• Tenango Otomi: “The Son of God makes it known how God is. When the world was made, already he was living. He was in fellowship with God. He also is God.” (Source: Tenango Otomi Back Translation)

complete verse (Mark 5:33)

Following are a number of back-translations of Mark 5:33:

  • Uma: “The woman knew what had happened to herself [lit., her body]. She shivered from fear and came and knelt in front of Yesus admitting everything.” (Source: Uma Back Translation)
  • Yakan: “So-then, because she knew that her sickness had been healed, the woman went close to Isa, shaking because she was afraid. She prostrated at the feet of Isa and told the truth.” (Source: Yakan Back Translation)
  • Western Bukidnon Manobo: “That woman was very frightened, for she knew what had happened to her when she took hold of the shirt of Jesus. And she came near to Jesus trembling and she knelt down before him, and she explained to him everything about her disease.” (Source: Western Bukidnon Manobo Back Translation)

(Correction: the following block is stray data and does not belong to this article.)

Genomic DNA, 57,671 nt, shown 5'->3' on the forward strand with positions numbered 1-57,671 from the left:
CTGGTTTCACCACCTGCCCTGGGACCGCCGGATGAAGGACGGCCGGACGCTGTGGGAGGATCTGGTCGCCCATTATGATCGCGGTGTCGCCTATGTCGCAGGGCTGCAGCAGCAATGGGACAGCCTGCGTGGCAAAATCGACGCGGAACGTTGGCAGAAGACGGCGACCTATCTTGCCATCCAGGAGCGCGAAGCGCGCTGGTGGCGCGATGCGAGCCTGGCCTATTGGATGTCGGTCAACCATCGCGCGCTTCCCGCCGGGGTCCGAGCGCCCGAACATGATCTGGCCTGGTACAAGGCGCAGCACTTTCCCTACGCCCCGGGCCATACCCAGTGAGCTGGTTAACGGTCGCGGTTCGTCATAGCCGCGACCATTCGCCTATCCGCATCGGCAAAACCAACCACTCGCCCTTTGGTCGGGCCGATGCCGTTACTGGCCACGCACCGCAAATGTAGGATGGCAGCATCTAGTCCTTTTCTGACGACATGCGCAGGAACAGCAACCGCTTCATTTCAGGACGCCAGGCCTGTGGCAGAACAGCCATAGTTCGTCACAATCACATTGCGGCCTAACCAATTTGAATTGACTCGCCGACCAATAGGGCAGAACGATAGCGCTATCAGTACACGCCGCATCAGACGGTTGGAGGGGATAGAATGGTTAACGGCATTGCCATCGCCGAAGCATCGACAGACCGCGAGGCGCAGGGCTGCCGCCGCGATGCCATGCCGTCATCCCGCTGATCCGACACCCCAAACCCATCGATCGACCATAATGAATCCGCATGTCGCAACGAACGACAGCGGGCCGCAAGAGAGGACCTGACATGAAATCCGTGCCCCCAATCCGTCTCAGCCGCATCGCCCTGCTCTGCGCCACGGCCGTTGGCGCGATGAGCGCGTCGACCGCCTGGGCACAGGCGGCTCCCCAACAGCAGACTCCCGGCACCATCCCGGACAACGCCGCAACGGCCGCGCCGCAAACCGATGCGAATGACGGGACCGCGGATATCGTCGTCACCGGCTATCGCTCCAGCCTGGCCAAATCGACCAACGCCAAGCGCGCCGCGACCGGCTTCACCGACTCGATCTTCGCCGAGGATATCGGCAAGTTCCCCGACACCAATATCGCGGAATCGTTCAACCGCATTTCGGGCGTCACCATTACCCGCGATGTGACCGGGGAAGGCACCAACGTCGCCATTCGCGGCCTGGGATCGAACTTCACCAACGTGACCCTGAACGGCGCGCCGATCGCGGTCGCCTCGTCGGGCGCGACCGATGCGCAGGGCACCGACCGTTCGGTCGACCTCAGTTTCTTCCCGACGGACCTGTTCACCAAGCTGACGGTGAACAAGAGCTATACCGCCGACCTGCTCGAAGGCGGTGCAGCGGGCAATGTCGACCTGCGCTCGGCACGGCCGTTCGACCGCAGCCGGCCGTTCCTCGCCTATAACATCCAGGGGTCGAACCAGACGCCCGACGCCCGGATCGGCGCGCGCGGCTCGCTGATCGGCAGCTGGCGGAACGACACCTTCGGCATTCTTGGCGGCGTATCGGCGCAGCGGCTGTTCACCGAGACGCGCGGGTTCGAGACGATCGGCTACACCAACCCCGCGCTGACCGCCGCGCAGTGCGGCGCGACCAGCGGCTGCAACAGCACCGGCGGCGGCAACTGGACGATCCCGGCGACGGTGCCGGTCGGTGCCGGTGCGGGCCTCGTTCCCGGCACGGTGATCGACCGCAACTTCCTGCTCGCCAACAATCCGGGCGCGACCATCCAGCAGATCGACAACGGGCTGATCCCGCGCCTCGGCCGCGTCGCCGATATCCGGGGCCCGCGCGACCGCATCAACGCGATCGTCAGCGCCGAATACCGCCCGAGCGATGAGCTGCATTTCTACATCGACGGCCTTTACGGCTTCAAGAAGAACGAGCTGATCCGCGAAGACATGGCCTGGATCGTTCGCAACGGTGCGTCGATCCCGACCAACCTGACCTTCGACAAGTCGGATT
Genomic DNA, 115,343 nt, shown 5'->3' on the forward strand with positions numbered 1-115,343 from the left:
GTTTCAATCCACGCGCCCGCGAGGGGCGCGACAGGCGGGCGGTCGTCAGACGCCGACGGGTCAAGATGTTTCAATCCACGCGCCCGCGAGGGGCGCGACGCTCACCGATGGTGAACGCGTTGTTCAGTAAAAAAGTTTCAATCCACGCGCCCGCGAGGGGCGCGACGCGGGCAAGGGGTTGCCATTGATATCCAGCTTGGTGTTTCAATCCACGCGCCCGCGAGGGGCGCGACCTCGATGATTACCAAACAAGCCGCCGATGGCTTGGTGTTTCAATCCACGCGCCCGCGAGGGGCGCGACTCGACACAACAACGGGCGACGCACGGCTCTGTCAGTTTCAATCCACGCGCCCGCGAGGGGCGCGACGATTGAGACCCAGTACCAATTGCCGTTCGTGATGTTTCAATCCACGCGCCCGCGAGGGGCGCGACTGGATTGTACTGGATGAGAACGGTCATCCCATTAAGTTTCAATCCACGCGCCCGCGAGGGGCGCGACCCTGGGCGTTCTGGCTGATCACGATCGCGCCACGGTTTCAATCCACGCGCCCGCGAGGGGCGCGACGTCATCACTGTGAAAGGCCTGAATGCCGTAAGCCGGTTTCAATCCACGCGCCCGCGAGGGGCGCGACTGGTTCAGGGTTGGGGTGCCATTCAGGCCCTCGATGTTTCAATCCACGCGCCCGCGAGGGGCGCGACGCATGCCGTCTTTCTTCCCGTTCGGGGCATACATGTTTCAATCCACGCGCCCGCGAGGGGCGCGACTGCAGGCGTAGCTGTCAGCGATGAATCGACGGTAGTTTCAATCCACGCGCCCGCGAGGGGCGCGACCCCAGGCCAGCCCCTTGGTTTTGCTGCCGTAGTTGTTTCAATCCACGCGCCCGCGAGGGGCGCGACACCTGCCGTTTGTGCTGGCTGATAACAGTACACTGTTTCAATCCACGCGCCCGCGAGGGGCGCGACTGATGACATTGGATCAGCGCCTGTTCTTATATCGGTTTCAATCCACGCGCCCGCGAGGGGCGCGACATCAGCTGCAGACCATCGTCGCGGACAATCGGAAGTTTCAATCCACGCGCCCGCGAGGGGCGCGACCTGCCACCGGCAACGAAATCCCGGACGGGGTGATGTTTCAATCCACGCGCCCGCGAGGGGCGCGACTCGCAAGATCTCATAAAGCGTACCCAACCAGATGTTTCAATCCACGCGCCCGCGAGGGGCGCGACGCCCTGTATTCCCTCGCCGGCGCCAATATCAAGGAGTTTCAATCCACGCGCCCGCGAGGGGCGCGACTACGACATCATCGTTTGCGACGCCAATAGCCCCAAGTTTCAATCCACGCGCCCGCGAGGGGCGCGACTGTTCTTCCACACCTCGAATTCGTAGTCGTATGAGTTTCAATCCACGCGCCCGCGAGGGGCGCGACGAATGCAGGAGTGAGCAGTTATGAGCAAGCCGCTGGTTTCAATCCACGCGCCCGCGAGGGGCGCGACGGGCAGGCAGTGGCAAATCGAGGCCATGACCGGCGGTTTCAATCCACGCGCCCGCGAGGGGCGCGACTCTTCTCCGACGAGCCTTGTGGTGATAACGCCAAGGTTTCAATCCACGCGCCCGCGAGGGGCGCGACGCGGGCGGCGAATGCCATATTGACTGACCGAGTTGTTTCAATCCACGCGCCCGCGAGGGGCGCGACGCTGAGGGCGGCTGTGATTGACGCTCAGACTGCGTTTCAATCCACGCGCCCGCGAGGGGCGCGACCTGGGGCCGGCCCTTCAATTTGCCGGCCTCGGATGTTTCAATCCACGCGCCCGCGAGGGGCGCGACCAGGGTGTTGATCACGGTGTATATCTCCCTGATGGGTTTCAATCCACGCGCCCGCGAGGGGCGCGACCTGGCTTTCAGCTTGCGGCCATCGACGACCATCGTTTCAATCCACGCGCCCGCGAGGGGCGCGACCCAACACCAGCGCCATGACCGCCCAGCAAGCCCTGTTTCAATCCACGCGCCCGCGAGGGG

• Kankanaey: “Since the woman knew what was done to her, she approached Jesus trembling from her fear and knelt face-down before him. Then she told/confessed to him all that had happened.” (Source: Kankanaey Back Translation)
  • Tagbanwa: “For the reason that that woman was well-aware of what had happened to her, she now trembled with fear coming close to Jesus. She bowed down and told the truth.” (Source: Tagbanwa Back Translation)

complete verse (Acts 7:39)

Following are a number of back-translations of Acts 7:39:

  • Uma: “‘But our ancestors did not want to submit to Musa. They rejected him as their leader. They just wanted to return to the land of Mesir.” (Source: Uma Back Translation)
  • Yakan: “‘But our (incl.) forefathers,’ Estepan said, ‘they did not like to follow Musa. They rejected him and their desire was to go back to the land/place Misil.” (Source: Yakan Back Translation)
  • Western Bukidnon Manobo: “But when Moses was still on the mountains, our ancestors did not obey what Moses wanted them to do. They did not want Moses to be their leader, and they decided it would be good if they would return to Egypt.” (Source: Western Bukidnon Manobo Back Translation)